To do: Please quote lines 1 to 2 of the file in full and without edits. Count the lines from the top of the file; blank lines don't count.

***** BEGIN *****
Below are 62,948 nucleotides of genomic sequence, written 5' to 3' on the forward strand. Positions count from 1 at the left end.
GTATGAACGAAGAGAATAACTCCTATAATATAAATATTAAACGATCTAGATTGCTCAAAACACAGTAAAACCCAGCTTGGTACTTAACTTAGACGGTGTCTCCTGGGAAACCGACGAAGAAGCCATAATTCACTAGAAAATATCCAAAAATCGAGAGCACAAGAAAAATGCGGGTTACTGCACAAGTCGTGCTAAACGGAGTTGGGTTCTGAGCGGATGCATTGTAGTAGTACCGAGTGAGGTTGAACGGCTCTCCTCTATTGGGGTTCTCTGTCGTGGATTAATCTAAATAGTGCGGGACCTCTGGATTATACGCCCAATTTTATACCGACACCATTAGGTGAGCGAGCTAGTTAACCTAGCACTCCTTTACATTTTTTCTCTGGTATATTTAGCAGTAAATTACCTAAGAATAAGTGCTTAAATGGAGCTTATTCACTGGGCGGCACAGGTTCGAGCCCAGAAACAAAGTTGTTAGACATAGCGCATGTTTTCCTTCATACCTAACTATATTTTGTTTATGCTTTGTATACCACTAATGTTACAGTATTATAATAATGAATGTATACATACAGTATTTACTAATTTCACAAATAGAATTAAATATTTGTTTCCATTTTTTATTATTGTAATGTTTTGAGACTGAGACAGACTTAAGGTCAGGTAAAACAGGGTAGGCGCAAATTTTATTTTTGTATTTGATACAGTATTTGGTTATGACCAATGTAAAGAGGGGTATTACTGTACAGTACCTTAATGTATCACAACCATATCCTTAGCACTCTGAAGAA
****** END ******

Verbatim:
Below are 62,948 nucleotides of genomic sequence, written 5' to 3' on the forward strand. Positions count from 1 at the left end.
GTATGAACGAAGAGAATAACTCCTATAATATAAATATTAAACGATCTAGATTGCTCAAAACACAGTAAAACCCAGCTTGGTACTTAACTTAGACGGTGTCTCCTGGGAAACCGACGAAGAAGCCATAATTCACTAGAAAATATCCAAAAATCGAGAGCACAAGAAAAATGCGGGTTACTGCACAAGTCGTGCTAAACGGAGTTGGGTTCTGAGCGGATGCATTGTAGTAGTACCGAGTGAGGTTGAACGGCTCTCCTCTATTGGGGTTCTCTGTCGTGGATTAATCTAAATAGTGCGGGACCTCTGGATTATACGCCCAATTTTATACCGACACCATTAGGTGAGCGAGCTAGTTAACCTAGCACTCCTTTACATTTTTTCTCTGGTATATTTAGCAGTAAATTACCTAAGAATAAGTGCTTAAATGGAGCTTATTCACTGGGCGGCACAGGTTCGAGCCCAGAAACAAAGTTGTTAGACATAGCGCATGTTTTCCTTCATACCTAACTATATTTTGTTTATGCTTTGTATACCACTAATGTTACAGTATTATAATAATGAATGTATACATACAGTATTTACTAATTTCACAAATAGAATTAAATATTTGTTTCCATTTTTTATTATTGTAATGTTTTGAGACTGAGACAGACTTAAGGTCAGGTAAAACAGGGTAGGCGCAAATTTTATTTTTGTATTTGATACAGTATTTGGTTATGACCAATGTAAAGAGGGGTATTACTGTACAGTACCTTAATGTATCACAACCATATCCTTAGCACTCTGAAGAA